Old Anchors

By George Sterling

They have served their part. For them the storms are done,
    And the long ships lie sunken or ashore.
Shackle and shaft lie pitted in the sun,
    Here, on the junk-yard floor.

Here the worn flukes, now red with flaking rust,
    Take hold no longer on the harbor-bed.
The stale wind weaves a coverlet of dust,
    To tell what days are dead.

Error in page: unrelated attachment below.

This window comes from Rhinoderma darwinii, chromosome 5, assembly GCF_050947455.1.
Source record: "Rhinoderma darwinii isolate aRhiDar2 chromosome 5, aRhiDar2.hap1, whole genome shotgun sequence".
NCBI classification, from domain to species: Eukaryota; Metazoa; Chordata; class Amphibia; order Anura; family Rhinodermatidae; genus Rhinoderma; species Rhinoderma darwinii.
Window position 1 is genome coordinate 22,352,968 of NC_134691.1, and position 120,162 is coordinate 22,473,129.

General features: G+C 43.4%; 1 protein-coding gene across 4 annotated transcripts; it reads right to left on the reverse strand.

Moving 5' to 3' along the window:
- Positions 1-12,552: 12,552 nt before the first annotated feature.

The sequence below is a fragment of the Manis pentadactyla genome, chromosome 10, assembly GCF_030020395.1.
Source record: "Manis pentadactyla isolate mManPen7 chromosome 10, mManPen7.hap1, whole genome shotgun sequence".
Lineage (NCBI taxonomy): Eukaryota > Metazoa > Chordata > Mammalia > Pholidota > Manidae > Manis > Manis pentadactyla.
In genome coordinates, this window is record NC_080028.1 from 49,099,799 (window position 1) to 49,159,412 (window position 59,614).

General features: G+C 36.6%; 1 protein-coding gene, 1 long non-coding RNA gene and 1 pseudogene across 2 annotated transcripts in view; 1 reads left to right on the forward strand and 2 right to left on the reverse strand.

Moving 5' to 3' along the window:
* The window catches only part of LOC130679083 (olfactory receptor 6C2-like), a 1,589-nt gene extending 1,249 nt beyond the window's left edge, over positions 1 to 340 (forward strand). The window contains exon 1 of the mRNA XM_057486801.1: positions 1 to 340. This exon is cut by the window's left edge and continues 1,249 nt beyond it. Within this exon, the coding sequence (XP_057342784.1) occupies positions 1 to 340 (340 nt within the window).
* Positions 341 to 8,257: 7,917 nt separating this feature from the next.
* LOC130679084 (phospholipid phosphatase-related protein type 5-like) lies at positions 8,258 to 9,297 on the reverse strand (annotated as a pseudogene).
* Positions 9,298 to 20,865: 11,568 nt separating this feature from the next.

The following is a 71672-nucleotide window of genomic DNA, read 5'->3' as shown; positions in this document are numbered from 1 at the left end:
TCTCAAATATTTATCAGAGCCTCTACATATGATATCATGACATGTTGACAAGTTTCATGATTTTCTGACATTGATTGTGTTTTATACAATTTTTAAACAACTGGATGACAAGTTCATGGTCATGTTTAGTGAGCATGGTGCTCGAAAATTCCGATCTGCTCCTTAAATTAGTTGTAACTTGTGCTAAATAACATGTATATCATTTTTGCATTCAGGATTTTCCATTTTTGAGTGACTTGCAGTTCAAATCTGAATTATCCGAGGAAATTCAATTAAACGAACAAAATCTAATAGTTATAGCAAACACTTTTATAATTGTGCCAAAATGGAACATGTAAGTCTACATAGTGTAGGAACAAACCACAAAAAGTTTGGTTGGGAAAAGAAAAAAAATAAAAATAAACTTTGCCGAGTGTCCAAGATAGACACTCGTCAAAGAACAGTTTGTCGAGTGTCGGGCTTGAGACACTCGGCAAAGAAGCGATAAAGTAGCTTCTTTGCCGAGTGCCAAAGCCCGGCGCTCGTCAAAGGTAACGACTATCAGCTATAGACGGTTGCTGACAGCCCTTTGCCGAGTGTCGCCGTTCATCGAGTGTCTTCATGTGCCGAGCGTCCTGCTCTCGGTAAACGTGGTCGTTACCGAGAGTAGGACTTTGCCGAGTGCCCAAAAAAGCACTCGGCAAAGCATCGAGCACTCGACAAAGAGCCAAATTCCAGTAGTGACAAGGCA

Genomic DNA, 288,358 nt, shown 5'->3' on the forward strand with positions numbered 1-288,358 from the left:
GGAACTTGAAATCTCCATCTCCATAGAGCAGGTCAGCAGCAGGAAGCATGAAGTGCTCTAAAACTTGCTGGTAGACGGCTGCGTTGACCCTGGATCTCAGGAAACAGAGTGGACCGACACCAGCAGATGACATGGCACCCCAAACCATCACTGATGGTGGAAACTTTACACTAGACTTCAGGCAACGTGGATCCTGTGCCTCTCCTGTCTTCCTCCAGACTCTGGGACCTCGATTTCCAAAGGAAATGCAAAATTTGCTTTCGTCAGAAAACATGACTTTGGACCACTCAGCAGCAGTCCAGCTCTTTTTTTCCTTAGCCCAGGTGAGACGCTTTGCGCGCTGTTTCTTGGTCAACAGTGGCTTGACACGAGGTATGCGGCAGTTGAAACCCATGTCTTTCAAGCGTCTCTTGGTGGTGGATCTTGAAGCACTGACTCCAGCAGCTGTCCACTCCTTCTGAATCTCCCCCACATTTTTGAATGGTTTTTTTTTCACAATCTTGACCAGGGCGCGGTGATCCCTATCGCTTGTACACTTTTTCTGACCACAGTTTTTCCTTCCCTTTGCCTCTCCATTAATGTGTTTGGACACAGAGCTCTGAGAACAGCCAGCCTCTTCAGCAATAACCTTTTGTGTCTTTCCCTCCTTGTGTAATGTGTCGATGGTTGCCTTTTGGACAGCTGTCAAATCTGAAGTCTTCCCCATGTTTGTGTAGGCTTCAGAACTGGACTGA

No more the driving brine shall wrench the stocks
    That now are given to the gentler rains;
And long-forgotten are the ocean-shocks
    That tried the stubborn chains.

When, heedful of the hidden rocks and spits.
    The ironmasters' faith was justified,
Till, to the groaning of the windlass-bitts,
    The tempest broke and died.

Peace—peace! They have outworn the ancient needs,
    And wait new anvils of the time to be.
Change is upon our ventures and our deeds!
    No change is on the sea.

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